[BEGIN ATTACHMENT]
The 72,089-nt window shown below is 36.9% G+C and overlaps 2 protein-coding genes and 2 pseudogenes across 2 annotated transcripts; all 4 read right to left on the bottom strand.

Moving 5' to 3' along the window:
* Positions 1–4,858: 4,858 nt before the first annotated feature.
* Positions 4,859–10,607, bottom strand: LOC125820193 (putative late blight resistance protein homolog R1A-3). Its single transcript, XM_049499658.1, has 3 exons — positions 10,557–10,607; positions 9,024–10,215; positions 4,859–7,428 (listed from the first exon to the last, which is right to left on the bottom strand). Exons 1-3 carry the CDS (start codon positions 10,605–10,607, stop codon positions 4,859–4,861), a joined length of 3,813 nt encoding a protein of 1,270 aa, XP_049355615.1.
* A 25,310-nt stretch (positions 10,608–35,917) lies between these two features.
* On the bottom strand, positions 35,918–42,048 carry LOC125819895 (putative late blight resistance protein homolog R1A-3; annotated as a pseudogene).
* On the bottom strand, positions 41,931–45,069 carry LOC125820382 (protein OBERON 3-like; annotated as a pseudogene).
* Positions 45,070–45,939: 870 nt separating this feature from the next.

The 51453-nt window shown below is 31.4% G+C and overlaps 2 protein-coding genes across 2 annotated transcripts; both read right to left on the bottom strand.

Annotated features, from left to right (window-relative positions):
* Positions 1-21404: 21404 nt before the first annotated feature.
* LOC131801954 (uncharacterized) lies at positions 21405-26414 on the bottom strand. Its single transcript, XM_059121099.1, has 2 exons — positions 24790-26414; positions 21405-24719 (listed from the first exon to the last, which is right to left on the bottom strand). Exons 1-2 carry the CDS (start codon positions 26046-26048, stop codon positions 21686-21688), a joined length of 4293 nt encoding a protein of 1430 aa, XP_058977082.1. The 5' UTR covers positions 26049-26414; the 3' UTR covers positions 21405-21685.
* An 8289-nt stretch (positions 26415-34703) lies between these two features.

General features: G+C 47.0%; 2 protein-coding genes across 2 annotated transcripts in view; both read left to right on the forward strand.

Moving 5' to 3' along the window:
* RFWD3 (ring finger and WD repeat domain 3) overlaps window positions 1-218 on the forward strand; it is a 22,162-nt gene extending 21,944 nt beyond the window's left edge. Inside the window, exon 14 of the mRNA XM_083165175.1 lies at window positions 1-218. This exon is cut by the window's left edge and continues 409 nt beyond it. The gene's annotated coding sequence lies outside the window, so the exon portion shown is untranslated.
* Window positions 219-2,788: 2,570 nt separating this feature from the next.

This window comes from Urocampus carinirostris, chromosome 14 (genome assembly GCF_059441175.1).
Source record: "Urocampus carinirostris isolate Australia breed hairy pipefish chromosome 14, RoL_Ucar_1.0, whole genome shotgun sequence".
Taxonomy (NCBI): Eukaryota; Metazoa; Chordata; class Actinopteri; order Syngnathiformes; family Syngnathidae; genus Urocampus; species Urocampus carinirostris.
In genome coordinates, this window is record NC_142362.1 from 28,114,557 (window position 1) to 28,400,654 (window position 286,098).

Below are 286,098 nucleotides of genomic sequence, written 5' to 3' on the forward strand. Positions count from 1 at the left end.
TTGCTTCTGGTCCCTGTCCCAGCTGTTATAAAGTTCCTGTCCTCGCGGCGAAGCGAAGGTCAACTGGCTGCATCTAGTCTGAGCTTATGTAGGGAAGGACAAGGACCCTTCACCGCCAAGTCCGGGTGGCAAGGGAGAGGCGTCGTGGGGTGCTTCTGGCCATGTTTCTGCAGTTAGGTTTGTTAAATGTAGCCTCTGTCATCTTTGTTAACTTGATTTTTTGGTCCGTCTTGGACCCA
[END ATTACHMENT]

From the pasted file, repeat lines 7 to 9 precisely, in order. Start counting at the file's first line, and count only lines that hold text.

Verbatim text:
* On the bottom strand, positions 41,931–45,069 carry LOC125820382 (protein OBERON 3-like; annotated as a pseudogene).
* Positions 45,070–45,939: 870 nt separating this feature from the next.

The 51453-nt window shown below is 31.4% G+C and overlaps 2 protein-coding genes across 2 annotated transcripts; both read right to left on the bottom strand.